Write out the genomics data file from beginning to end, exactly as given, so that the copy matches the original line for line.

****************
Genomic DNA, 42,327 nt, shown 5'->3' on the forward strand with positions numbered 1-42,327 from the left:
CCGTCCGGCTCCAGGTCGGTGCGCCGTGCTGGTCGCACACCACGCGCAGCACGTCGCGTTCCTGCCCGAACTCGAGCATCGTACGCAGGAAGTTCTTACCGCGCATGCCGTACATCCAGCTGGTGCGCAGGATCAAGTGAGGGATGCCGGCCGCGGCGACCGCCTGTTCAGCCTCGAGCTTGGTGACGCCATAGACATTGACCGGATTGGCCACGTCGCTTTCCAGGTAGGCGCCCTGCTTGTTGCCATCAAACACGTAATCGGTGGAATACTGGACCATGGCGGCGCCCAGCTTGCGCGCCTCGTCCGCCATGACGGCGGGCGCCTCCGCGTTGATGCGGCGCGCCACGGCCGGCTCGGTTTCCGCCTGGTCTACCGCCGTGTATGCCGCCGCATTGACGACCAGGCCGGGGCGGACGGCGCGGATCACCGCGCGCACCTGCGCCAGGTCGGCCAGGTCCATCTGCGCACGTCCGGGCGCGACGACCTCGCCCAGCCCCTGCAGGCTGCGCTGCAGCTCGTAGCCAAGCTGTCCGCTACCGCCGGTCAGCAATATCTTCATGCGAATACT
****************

Genomic DNA, 42,327 nt, shown 5'->3' on the forward strand with positions numbered 1-42,327 from the left:
CCGTCCGGCTCCAGGTCGGTGCGCCGTGCTGGTCGCACACCACGCGCAGCACGTCGCGTTCCTGCCCGAACTCGAGCATCGTACGCAGGAAGTTCTTACCGCGCATGCCGTACATCCAGCTGGTGCGCAGGATCAAGTGAGGGATGCCGGCCGCGGCGACCGCCTGTTCAGCCTCGAGCTTGGTGACGCCATAGACATTGACCGGATTGGCCACGTCGCTTTCCAGGTAGGCGCCCTGCTTGTTGCCATCAAACACGTAATCGGTGGAATACTGGACCATGGCGGCGCCCAGCTTGCGCGCCTCGTCCGCCATGACGGCGGGCGCCTCCGCGTTGATGCGGCGCGCCACGGCCGGCTCGGTTTCCGCCTGGTCTACCGCCGTGTATGCCGCCGCATTGACGACCAGGCCGGGGCGGACGGCGCGGATCACCGCGCGCACCTGCGCCAGGTCGGCCAGGTCCATCTGCGCACGTCCGGGCGCGACGACCTCGCCCAGCCCCTGCAGGCTGCGCTGCAGCTCGTAGCCAAGCTGTCCGCTACCGCCGGTCAGCAATATCTTCATGCGAATACT